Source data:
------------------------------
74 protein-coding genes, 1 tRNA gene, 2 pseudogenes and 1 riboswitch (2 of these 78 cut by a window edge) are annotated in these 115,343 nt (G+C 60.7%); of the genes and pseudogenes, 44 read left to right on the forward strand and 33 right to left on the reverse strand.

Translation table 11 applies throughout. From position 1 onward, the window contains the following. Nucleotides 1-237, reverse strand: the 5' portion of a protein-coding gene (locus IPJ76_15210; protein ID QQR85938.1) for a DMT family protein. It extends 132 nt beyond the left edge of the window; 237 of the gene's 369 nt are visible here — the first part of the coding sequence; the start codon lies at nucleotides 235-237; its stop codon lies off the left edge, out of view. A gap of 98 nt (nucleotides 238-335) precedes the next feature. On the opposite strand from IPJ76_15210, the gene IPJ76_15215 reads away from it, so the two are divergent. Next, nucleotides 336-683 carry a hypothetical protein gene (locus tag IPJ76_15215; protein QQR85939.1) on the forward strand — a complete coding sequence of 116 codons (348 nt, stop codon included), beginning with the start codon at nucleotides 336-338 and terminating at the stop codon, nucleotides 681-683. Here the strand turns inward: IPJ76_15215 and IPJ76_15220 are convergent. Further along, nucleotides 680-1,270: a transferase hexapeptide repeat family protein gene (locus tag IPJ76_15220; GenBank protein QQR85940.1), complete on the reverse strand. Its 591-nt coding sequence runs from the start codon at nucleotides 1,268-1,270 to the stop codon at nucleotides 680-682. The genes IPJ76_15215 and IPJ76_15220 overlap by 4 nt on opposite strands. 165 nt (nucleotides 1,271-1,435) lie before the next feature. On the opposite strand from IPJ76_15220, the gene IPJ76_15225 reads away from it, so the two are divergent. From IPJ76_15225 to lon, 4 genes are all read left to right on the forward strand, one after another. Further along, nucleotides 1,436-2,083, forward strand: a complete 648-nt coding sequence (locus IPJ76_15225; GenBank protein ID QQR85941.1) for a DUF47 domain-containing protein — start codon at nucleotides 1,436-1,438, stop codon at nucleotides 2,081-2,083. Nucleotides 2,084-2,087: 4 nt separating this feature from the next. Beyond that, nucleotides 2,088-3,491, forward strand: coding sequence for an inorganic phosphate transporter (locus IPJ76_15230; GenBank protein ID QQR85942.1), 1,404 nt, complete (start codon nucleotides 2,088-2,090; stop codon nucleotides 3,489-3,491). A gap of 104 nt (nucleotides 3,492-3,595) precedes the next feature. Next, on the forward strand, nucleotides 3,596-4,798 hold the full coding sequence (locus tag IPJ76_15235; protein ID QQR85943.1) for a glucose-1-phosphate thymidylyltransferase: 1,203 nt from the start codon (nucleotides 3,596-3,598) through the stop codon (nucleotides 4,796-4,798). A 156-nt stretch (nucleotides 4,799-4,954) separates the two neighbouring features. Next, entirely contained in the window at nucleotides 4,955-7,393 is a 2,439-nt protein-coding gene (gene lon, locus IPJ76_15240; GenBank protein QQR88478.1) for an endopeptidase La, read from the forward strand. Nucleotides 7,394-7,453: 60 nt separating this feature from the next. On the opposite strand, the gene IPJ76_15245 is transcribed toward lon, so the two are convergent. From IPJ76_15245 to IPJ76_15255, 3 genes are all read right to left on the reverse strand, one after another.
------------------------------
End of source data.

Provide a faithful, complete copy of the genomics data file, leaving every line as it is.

74 protein-coding genes, 1 tRNA gene, 2 pseudogenes and 1 riboswitch (2 of these 78 cut by a window edge) are annotated in these 115,343 nt (G+C 60.7%); of the genes and pseudogenes, 44 read left to right on the forward strand and 33 right to left on the reverse strand.

Translation table 11 applies throughout. From position 1 onward, the window contains the following. Nucleotides 1-237, reverse strand: the 5' portion of a protein-coding gene (locus IPJ76_15210; protein ID QQR85938.1) for a DMT family protein. It extends 132 nt beyond the left edge of the window; 237 of the gene's 369 nt are visible here — the first part of the coding sequence; the start codon lies at nucleotides 235-237; its stop codon lies off the left edge, out of view. A gap of 98 nt (nucleotides 238-335) precedes the next feature. On the opposite strand from IPJ76_15210, the gene IPJ76_15215 reads away from it, so the two are divergent. Next, nucleotides 336-683 carry a hypothetical protein gene (locus tag IPJ76_15215; protein QQR85939.1) on the forward strand — a complete coding sequence of 116 codons (348 nt, stop codon included), beginning with the start codon at nucleotides 336-338 and terminating at the stop codon, nucleotides 681-683. Here the strand turns inward: IPJ76_15215 and IPJ76_15220 are convergent. Further along, nucleotides 680-1,270: a transferase hexapeptide repeat family protein gene (locus tag IPJ76_15220; GenBank protein QQR85940.1), complete on the reverse strand. Its 591-nt coding sequence runs from the start codon at nucleotides 1,268-1,270 to the stop codon at nucleotides 680-682. The genes IPJ76_15215 and IPJ76_15220 overlap by 4 nt on opposite strands. 165 nt (nucleotides 1,271-1,435) lie before the next feature. On the opposite strand from IPJ76_15220, the gene IPJ76_15225 reads away from it, so the two are divergent. From IPJ76_15225 to lon, 4 genes are all read left to right on the forward strand, one after another. Further along, nucleotides 1,436-2,083, forward strand: a complete 648-nt coding sequence (locus IPJ76_15225; GenBank protein ID QQR85941.1) for a DUF47 domain-containing protein — start codon at nucleotides 1,436-1,438, stop codon at nucleotides 2,081-2,083. Nucleotides 2,084-2,087: 4 nt separating this feature from the next. Beyond that, nucleotides 2,088-3,491, forward strand: coding sequence for an inorganic phosphate transporter (locus IPJ76_15230; GenBank protein ID QQR85942.1), 1,404 nt, complete (start codon nucleotides 2,088-2,090; stop codon nucleotides 3,489-3,491). A gap of 104 nt (nucleotides 3,492-3,595) precedes the next feature. Next, on the forward strand, nucleotides 3,596-4,798 hold the full coding sequence (locus tag IPJ76_15235; protein ID QQR85943.1) for a glucose-1-phosphate thymidylyltransferase: 1,203 nt from the start codon (nucleotides 3,596-3,598) through the stop codon (nucleotides 4,796-4,798). A 156-nt stretch (nucleotides 4,799-4,954) separates the two neighbouring features. Next, entirely contained in the window at nucleotides 4,955-7,393 is a 2,439-nt protein-coding gene (gene lon, locus IPJ76_15240; GenBank protein QQR88478.1) for an endopeptidase La, read from the forward strand. Nucleotides 7,394-7,453: 60 nt separating this feature from the next. On the opposite strand, the gene IPJ76_15245 is transcribed toward lon, so the two are convergent. From IPJ76_15245 to IPJ76_15255, 3 genes are all read right to left on the reverse strand, one after another.